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2020 ST20Y - Power outage = Alarm 648: DC BUS SHORTED


Jan 10, 2019
State College
  • 2020 ST20Y
  • ~250 cut hours (yes, very low - arguably a bad purchase, but it is nearly paid off)
  • Power supplied by Phase Technologies PT030 w/ their surge protection kit (it is my limited understanding that the digital converters are helpful in isolating potential power problems downstream. Spikes, dips, irregularities, etc.)

    On Monday the power dipped enough at the beginning of a storm to shut the machine down. The phase converter fired back up effortlessly and has no signs of any problems. It is supplying the same steady voltage across all 3 legs as it always has.
    I was just finishing running a few extra parts for the run I was doing and decided to just leave the machine off for the day, knowing I could run a few more the next day or two when I fired it backup for a new setup.
    Yesterday I booted up the machine and as soon as I power up/restarted the machine is alarmed out. Alarm 648: DC BUS SHORTAGE
I pulled up the above guide and proceeded to check the regen resistance under "Regen Load"
I assume 4 coils = 4 resistor box.
I measured 5.7-5.8 ohms indicating the regen is not the problem.
I proceeded to check the resistance at the vector drive across t1 and t3 and am seeing .1-.3ohm (short).

Without doing any other testing, HFO is telling me that my drive is faulty/dead. I accept that life sucks sometimes and ask for quote while doing some research on repairs, etc.

HFO will not answer me as to if power outages can/do have the potential to cause this (I understand this may be a hard question to answer black and white, but they ought to know if sudden drops in power can take out a 6k component)
HFO also has not answered if this can be replaced by non-hfo tech and if a usb key is needed to do so. They list the part as needing to be installed by HFO tech on the parts website and cannot be purchased online, must go through HFO. Anyone know?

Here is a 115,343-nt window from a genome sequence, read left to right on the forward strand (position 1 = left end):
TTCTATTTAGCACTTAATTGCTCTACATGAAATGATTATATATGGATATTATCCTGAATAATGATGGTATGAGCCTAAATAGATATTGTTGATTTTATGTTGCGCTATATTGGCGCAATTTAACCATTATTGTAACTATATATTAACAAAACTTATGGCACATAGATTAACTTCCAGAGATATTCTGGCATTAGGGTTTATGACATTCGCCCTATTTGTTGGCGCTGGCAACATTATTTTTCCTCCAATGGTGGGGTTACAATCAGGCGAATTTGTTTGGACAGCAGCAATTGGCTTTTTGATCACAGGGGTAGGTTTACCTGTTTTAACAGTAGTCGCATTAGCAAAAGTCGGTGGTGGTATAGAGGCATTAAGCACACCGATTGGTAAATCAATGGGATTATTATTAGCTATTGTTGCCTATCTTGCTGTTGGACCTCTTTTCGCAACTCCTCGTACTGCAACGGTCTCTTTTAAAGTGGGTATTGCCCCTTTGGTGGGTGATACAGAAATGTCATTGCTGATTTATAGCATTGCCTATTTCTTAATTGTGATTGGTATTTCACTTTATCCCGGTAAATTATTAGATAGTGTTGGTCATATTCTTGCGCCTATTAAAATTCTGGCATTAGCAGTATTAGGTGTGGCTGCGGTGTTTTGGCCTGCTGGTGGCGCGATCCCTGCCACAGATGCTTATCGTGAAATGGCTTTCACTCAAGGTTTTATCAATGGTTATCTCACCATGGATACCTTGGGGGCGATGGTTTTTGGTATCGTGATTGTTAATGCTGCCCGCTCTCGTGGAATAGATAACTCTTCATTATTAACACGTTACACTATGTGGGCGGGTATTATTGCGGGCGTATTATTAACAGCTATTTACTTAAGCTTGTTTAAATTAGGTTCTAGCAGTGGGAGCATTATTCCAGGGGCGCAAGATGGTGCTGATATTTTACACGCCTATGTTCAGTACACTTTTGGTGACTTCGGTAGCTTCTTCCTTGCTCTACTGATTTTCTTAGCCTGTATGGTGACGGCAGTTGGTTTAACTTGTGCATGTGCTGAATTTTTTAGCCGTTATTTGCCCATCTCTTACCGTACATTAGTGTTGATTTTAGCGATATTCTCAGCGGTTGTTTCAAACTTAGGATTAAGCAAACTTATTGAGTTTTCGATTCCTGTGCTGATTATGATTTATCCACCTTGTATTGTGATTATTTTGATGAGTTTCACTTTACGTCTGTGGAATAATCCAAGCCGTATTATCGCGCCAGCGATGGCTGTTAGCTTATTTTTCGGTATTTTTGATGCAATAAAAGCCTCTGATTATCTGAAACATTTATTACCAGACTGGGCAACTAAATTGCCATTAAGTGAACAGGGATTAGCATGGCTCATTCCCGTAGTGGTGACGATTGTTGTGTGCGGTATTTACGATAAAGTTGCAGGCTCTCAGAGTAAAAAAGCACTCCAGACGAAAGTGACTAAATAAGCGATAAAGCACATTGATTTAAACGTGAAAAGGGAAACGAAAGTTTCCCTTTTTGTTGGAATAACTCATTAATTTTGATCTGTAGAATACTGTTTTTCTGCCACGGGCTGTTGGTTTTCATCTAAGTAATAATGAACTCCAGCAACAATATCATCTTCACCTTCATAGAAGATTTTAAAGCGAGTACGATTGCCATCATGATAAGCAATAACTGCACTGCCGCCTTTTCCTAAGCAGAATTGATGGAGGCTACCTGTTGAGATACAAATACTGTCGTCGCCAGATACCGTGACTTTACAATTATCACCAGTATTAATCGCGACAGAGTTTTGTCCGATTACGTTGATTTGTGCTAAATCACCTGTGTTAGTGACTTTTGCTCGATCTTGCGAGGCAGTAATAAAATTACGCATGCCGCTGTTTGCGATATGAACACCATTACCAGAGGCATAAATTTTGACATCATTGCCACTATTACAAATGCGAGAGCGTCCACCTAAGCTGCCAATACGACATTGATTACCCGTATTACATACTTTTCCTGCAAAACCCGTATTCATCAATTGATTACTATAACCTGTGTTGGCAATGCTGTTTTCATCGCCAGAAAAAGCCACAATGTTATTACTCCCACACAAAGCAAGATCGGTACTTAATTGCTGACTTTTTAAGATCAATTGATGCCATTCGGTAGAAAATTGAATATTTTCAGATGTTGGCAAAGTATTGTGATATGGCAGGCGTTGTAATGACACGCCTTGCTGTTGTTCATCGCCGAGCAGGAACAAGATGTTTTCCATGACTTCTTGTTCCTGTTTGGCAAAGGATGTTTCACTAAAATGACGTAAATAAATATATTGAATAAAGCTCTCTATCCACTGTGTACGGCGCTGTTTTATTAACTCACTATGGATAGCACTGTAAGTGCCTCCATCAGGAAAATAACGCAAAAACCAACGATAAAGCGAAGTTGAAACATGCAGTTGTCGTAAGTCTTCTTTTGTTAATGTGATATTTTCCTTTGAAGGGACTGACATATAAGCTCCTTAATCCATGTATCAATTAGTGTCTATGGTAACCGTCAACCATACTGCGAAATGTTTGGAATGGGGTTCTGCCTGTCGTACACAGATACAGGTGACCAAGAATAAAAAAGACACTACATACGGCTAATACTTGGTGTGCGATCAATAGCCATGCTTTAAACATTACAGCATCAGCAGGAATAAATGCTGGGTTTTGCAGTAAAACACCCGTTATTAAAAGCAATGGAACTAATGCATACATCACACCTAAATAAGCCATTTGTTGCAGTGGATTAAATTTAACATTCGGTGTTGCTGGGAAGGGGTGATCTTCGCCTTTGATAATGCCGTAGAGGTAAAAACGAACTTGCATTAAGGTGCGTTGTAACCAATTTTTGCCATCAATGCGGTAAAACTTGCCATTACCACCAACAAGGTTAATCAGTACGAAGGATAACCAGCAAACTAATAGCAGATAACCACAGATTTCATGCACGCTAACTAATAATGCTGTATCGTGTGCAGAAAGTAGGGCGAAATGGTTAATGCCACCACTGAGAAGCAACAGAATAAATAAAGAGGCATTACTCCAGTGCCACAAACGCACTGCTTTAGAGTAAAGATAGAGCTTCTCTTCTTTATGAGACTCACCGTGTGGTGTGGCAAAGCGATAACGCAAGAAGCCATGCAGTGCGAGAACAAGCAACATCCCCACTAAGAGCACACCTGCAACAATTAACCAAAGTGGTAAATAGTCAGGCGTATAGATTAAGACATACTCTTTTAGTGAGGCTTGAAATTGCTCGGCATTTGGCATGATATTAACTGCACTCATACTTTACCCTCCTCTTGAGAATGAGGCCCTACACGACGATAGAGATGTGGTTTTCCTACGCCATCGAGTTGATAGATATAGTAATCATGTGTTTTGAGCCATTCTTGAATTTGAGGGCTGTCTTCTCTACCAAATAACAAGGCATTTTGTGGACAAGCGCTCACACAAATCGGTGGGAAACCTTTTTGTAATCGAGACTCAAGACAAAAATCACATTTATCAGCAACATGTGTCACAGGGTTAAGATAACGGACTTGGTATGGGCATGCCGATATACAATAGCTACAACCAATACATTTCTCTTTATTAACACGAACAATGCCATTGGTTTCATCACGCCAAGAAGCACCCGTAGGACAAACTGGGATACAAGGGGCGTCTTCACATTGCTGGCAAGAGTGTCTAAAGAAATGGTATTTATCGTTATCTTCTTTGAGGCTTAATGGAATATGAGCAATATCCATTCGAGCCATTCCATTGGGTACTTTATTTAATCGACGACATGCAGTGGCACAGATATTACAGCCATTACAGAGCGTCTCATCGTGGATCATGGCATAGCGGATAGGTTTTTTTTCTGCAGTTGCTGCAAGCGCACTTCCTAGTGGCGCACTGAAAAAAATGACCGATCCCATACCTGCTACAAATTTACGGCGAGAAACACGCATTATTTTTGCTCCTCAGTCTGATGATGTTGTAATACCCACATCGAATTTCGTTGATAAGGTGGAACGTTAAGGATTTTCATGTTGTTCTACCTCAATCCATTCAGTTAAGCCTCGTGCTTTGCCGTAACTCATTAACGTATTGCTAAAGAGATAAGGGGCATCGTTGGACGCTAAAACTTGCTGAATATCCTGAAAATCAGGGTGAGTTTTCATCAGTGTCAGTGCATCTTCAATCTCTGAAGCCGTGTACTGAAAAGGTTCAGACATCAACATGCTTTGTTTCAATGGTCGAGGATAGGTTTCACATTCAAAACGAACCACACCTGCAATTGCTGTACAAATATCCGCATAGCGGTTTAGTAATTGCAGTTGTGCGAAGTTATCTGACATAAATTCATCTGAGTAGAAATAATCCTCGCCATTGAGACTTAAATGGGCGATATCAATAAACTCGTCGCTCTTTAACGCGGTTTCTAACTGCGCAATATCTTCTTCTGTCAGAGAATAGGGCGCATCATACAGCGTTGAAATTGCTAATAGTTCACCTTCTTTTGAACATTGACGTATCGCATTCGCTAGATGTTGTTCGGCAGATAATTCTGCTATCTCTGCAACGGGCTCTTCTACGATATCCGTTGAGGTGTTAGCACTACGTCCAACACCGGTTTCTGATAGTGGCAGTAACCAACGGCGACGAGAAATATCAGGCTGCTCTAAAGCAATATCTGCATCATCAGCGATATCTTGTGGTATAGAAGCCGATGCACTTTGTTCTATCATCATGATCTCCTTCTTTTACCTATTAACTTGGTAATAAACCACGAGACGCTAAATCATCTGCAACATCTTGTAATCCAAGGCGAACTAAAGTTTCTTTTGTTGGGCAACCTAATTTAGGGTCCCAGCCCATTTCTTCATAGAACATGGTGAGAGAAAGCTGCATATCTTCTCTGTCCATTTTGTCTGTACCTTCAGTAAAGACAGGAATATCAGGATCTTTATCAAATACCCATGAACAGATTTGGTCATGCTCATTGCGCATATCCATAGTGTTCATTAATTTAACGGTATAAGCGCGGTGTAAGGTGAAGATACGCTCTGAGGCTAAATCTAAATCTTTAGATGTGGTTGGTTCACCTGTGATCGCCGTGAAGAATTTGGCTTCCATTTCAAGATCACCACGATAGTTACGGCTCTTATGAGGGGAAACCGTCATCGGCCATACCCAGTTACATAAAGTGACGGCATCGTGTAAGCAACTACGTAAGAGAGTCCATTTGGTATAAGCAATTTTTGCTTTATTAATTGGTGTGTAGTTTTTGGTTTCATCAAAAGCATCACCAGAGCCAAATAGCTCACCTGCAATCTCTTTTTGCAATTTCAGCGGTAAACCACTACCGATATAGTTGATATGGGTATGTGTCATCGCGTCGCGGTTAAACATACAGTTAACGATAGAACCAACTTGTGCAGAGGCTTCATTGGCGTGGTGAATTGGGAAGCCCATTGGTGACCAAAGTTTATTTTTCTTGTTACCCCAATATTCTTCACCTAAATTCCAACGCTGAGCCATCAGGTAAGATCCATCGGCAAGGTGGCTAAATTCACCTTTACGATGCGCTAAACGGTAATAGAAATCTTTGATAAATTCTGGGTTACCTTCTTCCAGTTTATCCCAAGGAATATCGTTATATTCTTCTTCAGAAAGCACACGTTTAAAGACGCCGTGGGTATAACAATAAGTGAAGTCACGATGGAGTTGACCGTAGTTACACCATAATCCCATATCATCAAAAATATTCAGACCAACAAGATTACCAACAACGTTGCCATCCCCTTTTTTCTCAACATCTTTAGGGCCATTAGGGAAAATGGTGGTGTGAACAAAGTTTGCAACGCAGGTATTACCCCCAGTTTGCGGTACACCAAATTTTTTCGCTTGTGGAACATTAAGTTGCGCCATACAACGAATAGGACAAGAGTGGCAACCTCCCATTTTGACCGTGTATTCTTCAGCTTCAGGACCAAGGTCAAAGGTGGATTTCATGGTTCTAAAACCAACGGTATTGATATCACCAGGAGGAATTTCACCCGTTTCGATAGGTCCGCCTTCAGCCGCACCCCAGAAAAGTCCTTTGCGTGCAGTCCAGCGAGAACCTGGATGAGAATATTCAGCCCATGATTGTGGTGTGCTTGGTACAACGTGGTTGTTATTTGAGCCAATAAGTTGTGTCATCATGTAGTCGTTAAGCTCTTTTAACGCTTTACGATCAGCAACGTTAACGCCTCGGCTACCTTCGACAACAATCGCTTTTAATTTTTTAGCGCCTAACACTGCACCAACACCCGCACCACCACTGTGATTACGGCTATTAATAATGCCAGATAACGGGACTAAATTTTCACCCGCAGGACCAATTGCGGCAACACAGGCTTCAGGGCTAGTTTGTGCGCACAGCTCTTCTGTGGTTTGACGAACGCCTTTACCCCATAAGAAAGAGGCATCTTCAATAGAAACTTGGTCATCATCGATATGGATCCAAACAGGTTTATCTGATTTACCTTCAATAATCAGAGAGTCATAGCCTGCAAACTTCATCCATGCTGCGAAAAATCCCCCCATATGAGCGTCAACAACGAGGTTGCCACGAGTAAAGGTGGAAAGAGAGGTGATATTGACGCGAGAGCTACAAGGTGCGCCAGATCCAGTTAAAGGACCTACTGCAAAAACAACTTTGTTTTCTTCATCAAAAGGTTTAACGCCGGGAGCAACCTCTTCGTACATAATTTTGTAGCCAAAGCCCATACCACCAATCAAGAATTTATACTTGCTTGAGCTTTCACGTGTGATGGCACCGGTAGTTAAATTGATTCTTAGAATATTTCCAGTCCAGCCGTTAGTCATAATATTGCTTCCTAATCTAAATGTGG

• Does anyone have the unfortunate experience of having incoming power hiccups take out their vector drives?
  • Is it more likely that this drive had an issues and the stars aligned?
  • If incoming power problems can have a chance at taking out components, is there anything that can be done, purchased, devised to try to mitigate or eliminate this from happening in the future?
You seem to know something about multimeters so lets do this. If you haven't bought a vector drive yet, hang on.

First to get you amply familiar with how to not kill yourself. The 320V DC bus runs all the servo amps in these machines. It's deadly, blah, blah. After you shut off the power, there is a red indicator light that glows as long as the capacitors have a charge. It slowly fades out. Some people wire up a couple of old incandescent bulbs in series and use them with a jumper wire to discharge the capacitors after shutting down the power. I've done it. I don't recommend you do it. You're on your own.:D

The way 320V power works in Haas Vector Drive machines:
  1. AC power comes in from the source at the top of the cabinet.
  2. Goes through the circuit breaker.
  3. Goes through a big main contactor (relay)
  4. Goes to the transformer.
  5. AC comes out of the transformer outputs to the Vector Drive at terminals 4, 5 & 6.
  6. The vector drive has a full six-way bridge rectifier that turns the AC into DC (commercial part)
  7. The newly rectified DC connects to a bank of big capacitors (commercial parts)